In 2010, Lexmark brought suit against Impression Products and other rechargers for patent infringement with respect to two groups of cartridges: (1) cartridges sold in the US purportedly subject to a post-sale single-use/no-resale restriction, and (2) all cartridges sold outside the US. First, Lexmark contended that Impression Products infringed Lexmark’s patents because Impression Products contributed to the breach of the single-use/no-resale requirement of the purported patent license that arose from the sale of toner cartridges to consumers in the US when Impression Products refurbished and resold the cartridges. Second, Lexmark contended that it never gave anyone authority to import cartridges they sold abroad, and so Impression Products infringed its patent rights by importing those cartridges. Impression Products moved to dismiss Lexmark’s claims on the grounds that Lexmark exhausted its US patent rights in the cartridges by its initial sales of cartridges from Lexmark to distributors, who in turn resold to consumers.
Impression Products argued that Lexmark’s single-use/no-resale requirement was an invalid post-sale restriction under the Supreme Court’s decision in Quanta (IP Update, Vol.18, No. 4) which, Impression Products argued, implicitly overruled the Federal Circuit’s earlier decision in Mallinckrodt. Second, Impression Products argued that Lexmark exhausted its patent rights as to cartridges first sold abroad under the Supreme Court’s copyright exhaustion analysis in Kirtsaeng (IP Update, Vol. 15, No. 5) which, Impression Products argued, implicitly overruled the Federal Circuit’s decision in Jazz Photo. IP Update, Vol.19, No. 2.
Both parties appealed giving rise to a sharply divided en banc decision from the Federal Circuit reaffirming the Federal Circuit’s prior rulings in Mallinckrodt and Jazz Photo that (1) a seller can use its patent rights to block resale and reuse of a product, and (2) authorized sales of a product abroad does not exhaust the US patent rights associated with that product. IP Update, Vol.19, No. 2.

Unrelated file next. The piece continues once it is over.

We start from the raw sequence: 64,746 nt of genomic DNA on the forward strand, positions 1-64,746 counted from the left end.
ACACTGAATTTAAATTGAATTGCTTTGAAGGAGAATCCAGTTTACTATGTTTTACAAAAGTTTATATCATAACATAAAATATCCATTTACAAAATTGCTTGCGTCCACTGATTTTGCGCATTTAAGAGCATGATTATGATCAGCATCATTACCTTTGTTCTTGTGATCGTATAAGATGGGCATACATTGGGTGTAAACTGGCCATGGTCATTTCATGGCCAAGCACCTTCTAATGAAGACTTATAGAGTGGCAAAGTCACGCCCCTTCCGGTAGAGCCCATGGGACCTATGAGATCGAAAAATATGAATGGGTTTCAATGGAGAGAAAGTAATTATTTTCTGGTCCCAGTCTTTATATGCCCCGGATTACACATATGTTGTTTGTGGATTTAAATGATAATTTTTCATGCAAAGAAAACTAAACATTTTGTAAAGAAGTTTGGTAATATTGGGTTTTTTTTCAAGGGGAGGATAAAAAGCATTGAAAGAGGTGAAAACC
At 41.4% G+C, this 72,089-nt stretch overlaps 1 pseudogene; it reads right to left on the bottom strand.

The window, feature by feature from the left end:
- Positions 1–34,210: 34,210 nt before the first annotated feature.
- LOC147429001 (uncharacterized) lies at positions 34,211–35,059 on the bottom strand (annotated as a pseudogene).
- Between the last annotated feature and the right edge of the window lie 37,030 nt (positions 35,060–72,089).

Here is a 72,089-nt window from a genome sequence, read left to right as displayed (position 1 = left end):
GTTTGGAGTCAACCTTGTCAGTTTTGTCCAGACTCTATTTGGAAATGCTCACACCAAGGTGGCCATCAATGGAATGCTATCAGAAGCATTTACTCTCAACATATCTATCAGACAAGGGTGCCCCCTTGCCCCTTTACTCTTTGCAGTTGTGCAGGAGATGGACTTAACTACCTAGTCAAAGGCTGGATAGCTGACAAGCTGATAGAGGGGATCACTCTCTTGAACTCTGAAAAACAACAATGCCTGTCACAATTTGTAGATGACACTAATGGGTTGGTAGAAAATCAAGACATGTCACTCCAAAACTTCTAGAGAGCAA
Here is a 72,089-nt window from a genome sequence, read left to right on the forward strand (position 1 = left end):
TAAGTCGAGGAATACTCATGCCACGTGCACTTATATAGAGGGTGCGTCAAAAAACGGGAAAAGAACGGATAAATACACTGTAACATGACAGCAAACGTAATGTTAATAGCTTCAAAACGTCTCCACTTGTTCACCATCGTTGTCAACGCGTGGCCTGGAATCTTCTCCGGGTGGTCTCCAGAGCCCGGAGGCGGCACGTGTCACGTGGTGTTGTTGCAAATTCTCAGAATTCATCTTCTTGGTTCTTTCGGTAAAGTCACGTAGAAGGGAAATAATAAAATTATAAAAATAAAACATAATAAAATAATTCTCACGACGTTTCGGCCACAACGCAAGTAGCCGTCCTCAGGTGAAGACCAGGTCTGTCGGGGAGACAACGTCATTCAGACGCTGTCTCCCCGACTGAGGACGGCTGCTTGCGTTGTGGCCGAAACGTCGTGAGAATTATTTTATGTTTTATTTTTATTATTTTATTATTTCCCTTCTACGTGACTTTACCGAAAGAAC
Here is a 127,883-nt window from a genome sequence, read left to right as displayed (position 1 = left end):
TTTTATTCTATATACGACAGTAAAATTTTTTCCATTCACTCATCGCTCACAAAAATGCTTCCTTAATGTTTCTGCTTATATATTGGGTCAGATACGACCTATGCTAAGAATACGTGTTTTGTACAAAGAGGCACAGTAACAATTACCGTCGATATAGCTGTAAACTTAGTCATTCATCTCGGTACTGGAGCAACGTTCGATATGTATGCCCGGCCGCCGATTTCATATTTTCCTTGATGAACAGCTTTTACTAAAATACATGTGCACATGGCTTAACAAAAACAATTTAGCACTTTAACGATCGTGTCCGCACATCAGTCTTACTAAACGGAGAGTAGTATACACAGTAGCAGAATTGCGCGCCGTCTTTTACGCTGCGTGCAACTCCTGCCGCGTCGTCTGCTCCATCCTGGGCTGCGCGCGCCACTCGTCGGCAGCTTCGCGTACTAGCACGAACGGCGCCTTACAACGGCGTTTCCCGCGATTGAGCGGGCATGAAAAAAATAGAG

The Supreme Court reversed the Federal Circuit, finding that Lexmark exhausted its US patent rights at the moment it sold its patented toner cartridges to customers: (1) in the United States, subject to a post-sale single-use/no-resale restriction, and (2) outside the United States. With this decision, the US Supreme Court has now established a bright line rule with respect to patent exhaustion.
Cartridges Sold in the United States Subject to Post-Sale Restrictions
The Court unanimously held that a patentee’s decision to sell a product exhausts all of its patent rights in that item, regardless of any post-sale restrictions the patentee purports to impose. Therefore, even if the post-sale single-use/no-resale restrictions in Lexmark’s contracts with its customers were clear and enforceable under contract law, they do not allow Lexmark to retain patent rights in an item it has decided to sell. As a result, Lexmark cannot enforce such restrictions in its contracts through patent infringement lawsuits.
According to the Court, to hold otherwise and extend patent rights beyond the first sale “would clog the channels of commerce, with little benefit from the extra control that the patentees retain.” The Court cited to a string of cases beginning in 1918 and culminating in Quanta for the proposition that even when a patentee sells an item subject to an express, otherwise lawful restriction, the patentee does not retain patent rights in that product. Relying on this line of precedent, the Court found that Lexmark had exhausted its US patent rights in the cartridges at the moment it sold them to customers in the United States.